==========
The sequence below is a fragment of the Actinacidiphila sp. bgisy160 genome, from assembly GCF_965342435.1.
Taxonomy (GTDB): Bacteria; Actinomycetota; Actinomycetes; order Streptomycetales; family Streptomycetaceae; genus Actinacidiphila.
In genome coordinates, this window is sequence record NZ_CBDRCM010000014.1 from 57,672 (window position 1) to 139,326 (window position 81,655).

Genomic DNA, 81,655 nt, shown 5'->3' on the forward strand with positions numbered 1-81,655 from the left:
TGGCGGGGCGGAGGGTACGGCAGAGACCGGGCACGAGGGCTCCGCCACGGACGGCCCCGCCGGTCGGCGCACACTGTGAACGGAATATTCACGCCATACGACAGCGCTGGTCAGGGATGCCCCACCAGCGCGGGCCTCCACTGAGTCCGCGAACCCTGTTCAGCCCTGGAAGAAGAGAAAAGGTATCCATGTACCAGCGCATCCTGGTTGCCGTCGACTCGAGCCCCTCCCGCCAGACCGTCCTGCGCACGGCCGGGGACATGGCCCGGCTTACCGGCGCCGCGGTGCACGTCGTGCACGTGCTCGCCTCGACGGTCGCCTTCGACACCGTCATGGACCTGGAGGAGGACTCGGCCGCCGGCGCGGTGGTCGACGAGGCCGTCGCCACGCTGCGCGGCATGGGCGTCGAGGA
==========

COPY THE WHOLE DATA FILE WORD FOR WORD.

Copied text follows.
The sequence below is a fragment of the Actinacidiphila sp. bgisy160 genome, from assembly GCF_965342435.1.
Taxonomy (GTDB): Bacteria; Actinomycetota; Actinomycetes; order Streptomycetales; family Streptomycetaceae; genus Actinacidiphila.
In genome coordinates, this window is sequence record NZ_CBDRCM010000014.1 from 57,672 (window position 1) to 139,326 (window position 81,655).

Genomic DNA, 81,655 nt, shown 5'->3' on the forward strand with positions numbered 1-81,655 from the left:
TGGCGGGGCGGAGGGTACGGCAGAGACCGGGCACGAGGGCTCCGCCACGGACGGCCCCGCCGGTCGGCGCACACTGTGAACGGAATATTCACGCCATACGACAGCGCTGGTCAGGGATGCCCCACCAGCGCGGGCCTCCACTGAGTCCGCGAACCCTGTTCAGCCCTGGAAGAAGAGAAAAGGTATCCATGTACCAGCGCATCCTGGTTGCCGTCGACTCGAGCCCCTCCCGCCAGACCGTCCTGCGCACGGCCGGGGACATGGCCCGGCTTACCGGCGCCGCGGTGCACGTCGTGCACGTGCTCGCCTCGACGGTCGCCTTCGACACCGTCATGGACCTGGAGGAGGACTCGGCCGCCGGCGCGGTGGTCGACGAGGCCGTCGCCACGCTGCGCGGCATGGGCGTCGAGGA